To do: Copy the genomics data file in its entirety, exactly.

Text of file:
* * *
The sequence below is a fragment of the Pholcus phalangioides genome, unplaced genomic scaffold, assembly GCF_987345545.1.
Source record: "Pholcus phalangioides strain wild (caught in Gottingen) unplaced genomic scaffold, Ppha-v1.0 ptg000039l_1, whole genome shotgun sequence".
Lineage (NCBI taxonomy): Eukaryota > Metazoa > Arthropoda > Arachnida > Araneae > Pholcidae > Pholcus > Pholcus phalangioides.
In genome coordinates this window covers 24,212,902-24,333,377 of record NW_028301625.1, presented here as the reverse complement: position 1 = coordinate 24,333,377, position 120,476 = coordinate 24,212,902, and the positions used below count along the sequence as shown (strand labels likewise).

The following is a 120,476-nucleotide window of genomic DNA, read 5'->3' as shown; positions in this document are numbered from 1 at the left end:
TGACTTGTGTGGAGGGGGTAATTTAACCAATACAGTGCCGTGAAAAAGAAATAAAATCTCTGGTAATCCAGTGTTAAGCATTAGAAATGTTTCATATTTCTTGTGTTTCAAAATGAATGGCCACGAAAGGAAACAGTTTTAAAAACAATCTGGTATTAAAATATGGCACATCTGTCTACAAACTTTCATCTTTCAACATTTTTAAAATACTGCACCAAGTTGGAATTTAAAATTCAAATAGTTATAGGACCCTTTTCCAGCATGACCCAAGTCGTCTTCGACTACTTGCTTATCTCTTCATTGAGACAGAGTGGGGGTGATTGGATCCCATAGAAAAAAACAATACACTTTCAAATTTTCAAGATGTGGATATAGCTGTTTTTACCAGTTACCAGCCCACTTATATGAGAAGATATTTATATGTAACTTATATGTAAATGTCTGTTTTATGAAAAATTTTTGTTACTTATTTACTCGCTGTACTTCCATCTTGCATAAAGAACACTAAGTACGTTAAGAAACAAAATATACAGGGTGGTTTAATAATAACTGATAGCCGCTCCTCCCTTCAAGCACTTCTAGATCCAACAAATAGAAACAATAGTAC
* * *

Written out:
The sequence below is a fragment of the Pholcus phalangioides genome, unplaced genomic scaffold, assembly GCF_987345545.1.
Source record: "Pholcus phalangioides strain wild (caught in Gottingen) unplaced genomic scaffold, Ppha-v1.0 ptg000039l_1, whole genome shotgun sequence".
Lineage (NCBI taxonomy): Eukaryota > Metazoa > Arthropoda > Arachnida > Araneae > Pholcidae > Pholcus > Pholcus phalangioides.
In genome coordinates this window covers 24,212,902-24,333,377 of record NW_028301625.1, presented here as the reverse complement: position 1 = coordinate 24,333,377, position 120,476 = coordinate 24,212,902, and the positions used below count along the sequence as shown (strand labels likewise).

The following is a 120,476-nucleotide window of genomic DNA, read 5'->3' as shown; positions in this document are numbered from 1 at the left end:
TGACTTGTGTGGAGGGGGTAATTTAACCAATACAGTGCCGTGAAAAAGAAATAAAATCTCTGGTAATCCAGTGTTAAGCATTAGAAATGTTTCATATTTCTTGTGTTTCAAAATGAATGGCCACGAAAGGAAACAGTTTTAAAAACAATCTGGTATTAAAATATGGCACATCTGTCTACAAACTTTCATCTTTCAACATTTTTAAAATACTGCACCAAGTTGGAATTTAAAATTCAAATAGTTATAGGACCCTTTTCCAGCATGACCCAAGTCGTCTTCGACTACTTGCTTATCTCTTCATTGAGACAGAGTGGGGGTGATTGGATCCCATAGAAAAAAACAATACACTTTCAAATTTTCAAGATGTGGATATAGCTGTTTTTACCAGTTACCAGCCCACTTATATGAGAAGATATTTATATGTAACTTATATGTAAATGTCTGTTTTATGAAAAATTTTTGTTACTTATTTACTCGCTGTACTTCCATCTTGCATAAAGAACACTAAGTACGTTAAGAAACAAAATATACAGGGTGGTTTAATAATAACTGATAGCCGCTCCTCCCTTCAAGCACTTCTAGATCCAACAAATAGAAACAATAGTAC